Far right in local elections

Submitted by SJW on 25 April, 2018 - 12:36 Author: Luke Hardy

On 3 May UKIP and groups to its right are likely to face a well-deserved drubbing in the local elections.

UKIP will be standing in only a fraction of the seats they stood for in 2014, the last time most of the same council wards were up for election. In 2014 UKIP got 16% of the vote and won hundreds of new councillors. This time round UKIP’s support is likely to continue to drop, as it did in the 2017 general election, when it got under 2% of the vote. Since then they have been through two more leaders and have shown little sign of revival. 

The newly energised Labour Party, organising and campaigning, which has won back some of the disaffected working-class voters who voted UKIP on the basis of its faux anti-establishment credentials. But that is not the sole, or the main reason for UKIP’s decline. 

The vote for Brexit and a shift to the right by the Tories under Theresa May has cut the political ground from under UKIP. The Tories are adopting much of UKIP’s policies and rhetoric.

A new ultra-Eurosceptic party, Democrats and Veterans, led by former UKIP leadership candidate, John Rees Evans, is also standing in these local elections.

On the fascist far right there is the welcome news that the last BNP sitting councillor is standing down. Their decline has been even more dramatic. As recently as nine years ago the BNP won nearly a million votes and had 50 councillors, a Greater London Authority member and two MEPs. Now the husk of the BNP is standing a handful of paper candidates with no hope of winning.

A new party of the far right, the “For Britain Movement”, is standing in just 15 seats.

For Britain was founded by Anne Marie Waters, who was also a candidate for the leadership of UKIP. She called for UKIP to become a party organised around anti-Muslim populism and demagogy. She won 21% of the leadership vote in September 2017 and then left to form For Britain. Hope Not Hate, an anti-racist group, characterise the group as “a British attempt to build a ‘counter-jihad’”, that is a counterpart to parties like AFD in Germany and the PVV in the Netherlands. A party which will focus on scaremongering about Muslims and opposition to Muslim migrants.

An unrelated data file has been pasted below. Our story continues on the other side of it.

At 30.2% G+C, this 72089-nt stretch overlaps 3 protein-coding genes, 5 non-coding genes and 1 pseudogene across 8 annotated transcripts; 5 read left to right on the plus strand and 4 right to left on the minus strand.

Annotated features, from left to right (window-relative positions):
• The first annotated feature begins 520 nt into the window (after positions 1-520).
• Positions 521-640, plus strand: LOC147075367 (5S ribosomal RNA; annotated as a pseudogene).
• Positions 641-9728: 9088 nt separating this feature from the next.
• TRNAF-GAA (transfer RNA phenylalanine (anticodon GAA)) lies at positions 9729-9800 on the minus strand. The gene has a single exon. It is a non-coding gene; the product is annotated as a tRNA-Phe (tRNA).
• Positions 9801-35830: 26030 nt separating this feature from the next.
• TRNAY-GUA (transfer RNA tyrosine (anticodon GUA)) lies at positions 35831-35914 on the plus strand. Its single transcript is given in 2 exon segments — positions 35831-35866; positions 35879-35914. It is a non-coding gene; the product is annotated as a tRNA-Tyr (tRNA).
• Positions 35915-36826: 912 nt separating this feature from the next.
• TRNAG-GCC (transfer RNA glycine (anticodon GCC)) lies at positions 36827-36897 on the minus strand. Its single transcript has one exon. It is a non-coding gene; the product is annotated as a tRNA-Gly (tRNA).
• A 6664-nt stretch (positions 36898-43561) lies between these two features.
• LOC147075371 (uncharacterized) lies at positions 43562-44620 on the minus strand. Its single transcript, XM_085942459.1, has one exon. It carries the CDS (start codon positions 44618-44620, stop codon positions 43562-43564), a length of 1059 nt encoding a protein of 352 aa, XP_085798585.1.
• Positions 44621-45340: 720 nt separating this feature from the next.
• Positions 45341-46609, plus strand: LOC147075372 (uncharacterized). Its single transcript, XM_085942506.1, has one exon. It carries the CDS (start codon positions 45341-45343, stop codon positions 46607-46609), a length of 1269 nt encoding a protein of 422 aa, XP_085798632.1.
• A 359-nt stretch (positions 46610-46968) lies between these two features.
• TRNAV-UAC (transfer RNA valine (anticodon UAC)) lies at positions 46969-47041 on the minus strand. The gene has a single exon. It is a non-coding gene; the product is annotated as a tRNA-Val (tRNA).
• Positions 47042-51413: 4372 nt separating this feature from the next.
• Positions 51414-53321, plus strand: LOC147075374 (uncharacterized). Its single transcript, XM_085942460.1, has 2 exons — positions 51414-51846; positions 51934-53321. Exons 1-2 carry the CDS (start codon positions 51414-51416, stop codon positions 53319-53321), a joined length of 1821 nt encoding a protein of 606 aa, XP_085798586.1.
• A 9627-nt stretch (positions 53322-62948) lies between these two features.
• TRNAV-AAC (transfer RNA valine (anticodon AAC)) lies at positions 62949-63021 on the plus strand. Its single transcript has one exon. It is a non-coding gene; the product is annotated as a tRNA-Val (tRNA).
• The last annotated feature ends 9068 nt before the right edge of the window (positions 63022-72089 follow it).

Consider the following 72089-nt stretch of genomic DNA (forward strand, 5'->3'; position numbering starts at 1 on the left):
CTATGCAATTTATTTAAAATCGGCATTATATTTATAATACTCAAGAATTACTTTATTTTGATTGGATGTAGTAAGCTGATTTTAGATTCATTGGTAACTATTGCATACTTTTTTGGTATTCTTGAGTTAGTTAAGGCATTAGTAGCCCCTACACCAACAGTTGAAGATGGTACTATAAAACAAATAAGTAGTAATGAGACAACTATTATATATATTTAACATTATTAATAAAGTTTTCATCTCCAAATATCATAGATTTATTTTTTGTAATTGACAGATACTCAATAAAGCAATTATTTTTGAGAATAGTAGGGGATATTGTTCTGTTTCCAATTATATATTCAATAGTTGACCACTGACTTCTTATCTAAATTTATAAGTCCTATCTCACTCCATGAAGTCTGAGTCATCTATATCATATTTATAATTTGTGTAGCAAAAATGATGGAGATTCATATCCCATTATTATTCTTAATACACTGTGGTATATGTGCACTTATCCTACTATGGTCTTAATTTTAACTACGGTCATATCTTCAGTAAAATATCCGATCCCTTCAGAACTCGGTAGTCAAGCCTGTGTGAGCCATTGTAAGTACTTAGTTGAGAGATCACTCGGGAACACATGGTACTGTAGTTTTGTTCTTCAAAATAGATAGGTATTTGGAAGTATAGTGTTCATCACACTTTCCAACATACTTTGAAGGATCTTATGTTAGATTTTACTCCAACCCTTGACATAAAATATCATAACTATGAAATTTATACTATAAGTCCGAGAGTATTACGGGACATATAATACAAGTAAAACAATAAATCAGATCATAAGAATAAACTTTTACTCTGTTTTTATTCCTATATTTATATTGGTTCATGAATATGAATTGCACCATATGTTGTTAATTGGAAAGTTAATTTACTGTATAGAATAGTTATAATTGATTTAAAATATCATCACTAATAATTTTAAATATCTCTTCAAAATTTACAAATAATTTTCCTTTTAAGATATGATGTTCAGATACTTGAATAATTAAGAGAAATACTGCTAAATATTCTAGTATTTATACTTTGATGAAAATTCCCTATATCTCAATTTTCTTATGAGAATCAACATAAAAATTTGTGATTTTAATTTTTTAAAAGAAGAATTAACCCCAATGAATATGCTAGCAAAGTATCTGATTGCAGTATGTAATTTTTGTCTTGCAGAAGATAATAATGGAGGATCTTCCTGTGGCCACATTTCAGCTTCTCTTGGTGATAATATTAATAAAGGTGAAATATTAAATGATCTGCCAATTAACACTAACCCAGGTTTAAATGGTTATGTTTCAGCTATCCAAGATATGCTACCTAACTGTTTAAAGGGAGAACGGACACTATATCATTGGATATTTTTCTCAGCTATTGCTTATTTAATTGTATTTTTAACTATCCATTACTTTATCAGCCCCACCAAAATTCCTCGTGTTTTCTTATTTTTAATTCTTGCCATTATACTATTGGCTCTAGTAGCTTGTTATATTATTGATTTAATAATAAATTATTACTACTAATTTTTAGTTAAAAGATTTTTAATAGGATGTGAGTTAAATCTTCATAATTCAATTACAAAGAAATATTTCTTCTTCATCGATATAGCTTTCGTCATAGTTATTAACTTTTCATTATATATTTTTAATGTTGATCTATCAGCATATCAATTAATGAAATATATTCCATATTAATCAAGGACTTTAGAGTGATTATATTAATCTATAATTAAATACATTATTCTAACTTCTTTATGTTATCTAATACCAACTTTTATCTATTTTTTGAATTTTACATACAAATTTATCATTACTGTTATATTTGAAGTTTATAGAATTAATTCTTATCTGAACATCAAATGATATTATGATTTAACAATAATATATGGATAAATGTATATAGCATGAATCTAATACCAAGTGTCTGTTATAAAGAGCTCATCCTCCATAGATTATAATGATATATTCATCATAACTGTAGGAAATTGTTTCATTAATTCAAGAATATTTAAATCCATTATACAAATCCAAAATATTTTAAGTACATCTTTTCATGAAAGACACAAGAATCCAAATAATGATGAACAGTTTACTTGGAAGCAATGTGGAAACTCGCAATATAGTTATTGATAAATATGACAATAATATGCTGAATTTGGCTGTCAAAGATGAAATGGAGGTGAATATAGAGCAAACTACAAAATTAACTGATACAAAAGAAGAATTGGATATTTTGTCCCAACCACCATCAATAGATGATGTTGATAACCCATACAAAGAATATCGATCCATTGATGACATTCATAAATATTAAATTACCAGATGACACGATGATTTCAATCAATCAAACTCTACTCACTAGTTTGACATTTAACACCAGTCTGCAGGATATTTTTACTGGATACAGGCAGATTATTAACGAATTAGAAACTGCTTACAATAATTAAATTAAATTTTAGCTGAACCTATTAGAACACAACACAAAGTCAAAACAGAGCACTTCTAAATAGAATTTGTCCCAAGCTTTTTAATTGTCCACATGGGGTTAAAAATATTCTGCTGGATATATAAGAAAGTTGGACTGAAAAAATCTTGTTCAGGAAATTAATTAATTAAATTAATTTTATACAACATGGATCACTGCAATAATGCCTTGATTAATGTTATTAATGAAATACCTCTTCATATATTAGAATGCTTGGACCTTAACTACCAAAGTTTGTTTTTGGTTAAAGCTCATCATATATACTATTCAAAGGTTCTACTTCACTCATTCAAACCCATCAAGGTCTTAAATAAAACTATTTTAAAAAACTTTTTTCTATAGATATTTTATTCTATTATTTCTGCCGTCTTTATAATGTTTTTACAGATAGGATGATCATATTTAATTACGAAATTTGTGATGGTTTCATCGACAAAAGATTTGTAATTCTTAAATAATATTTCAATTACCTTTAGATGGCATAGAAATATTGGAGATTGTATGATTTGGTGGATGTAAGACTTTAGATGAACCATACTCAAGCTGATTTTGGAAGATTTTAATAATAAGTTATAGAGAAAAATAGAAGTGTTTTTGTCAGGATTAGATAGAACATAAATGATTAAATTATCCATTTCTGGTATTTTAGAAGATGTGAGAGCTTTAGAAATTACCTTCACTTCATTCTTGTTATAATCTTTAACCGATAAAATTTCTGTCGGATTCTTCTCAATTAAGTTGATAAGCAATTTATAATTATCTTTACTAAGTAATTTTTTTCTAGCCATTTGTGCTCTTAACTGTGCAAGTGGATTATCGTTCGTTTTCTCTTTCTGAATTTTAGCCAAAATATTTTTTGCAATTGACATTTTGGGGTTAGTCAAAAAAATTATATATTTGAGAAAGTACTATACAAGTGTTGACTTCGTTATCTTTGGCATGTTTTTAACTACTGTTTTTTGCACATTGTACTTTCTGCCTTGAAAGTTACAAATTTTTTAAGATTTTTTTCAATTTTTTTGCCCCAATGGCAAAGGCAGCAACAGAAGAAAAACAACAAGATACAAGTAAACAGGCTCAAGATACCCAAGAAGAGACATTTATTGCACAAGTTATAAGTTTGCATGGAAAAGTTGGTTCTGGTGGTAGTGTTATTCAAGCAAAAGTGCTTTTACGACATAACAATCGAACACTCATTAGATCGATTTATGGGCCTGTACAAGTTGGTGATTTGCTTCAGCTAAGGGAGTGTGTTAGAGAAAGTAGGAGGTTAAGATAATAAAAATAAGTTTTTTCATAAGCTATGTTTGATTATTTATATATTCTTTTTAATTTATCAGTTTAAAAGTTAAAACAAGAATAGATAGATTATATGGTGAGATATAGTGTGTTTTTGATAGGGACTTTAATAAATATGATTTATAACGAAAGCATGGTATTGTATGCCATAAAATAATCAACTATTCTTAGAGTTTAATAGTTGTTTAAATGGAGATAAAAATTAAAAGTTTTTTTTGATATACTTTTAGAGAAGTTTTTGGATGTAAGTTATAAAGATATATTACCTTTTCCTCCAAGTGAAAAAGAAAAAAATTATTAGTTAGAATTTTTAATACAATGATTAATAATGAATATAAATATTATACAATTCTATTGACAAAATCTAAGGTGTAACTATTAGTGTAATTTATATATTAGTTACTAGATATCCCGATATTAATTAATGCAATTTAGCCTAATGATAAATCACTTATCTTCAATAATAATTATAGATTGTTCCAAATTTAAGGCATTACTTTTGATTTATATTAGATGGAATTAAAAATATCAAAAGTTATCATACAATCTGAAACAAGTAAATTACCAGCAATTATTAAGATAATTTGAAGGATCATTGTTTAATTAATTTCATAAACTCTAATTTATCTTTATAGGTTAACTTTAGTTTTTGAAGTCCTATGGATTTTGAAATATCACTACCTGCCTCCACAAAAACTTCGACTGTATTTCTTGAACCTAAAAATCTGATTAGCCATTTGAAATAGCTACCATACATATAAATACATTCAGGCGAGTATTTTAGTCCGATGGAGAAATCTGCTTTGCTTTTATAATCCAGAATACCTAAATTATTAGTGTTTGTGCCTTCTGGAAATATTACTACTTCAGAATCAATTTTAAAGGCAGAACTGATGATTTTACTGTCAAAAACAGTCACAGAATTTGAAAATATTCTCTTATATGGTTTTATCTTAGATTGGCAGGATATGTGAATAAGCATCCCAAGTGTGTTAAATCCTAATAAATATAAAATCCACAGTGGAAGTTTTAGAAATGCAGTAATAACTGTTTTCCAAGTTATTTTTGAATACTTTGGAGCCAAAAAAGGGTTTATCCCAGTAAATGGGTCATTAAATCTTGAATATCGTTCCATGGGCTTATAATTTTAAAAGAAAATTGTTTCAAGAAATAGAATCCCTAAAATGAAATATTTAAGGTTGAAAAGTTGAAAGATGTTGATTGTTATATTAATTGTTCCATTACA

Hope Not Hate rate For Britain’s electoral and organisational prospects as poor. The left and anti-racists definitely needs to be vigilant about For Britain. 

They have managed to unite much of the far right with some of the more populist UKIP activists. Tommy Robinson, previously of the EDL, is involved and the party seems to be well funded, if their website and the glossy leaflets they are using in Leeds are anything to go by.

In Anne Marie Waters they have a leader with a profile and an unusual biography — she started out as a Labour Party, LGBT and women’s rights activist. However she has decisively moved to the anti-Muslim right, working with street racists from around the EDL as part of a failed attempt to replicate the Pegida movement and its mass demonstrations against Muslim refugees in Germany. 

For Britain’s policy platform is explicit about opposing what it calls the Islamification of Britain. They vilify millions of British people from Muslim backgrounds and more recent migrants as an existential threat to “British culture” and blame Islam for the fringe who are terrorists.

The labour movement needs to confront and defeat organised racists in elections, through a combative Labour Party fighting on the ground against the spread of their ideas.

We need to mobilise to drive them from the streets when they organise racist demonstrations. 

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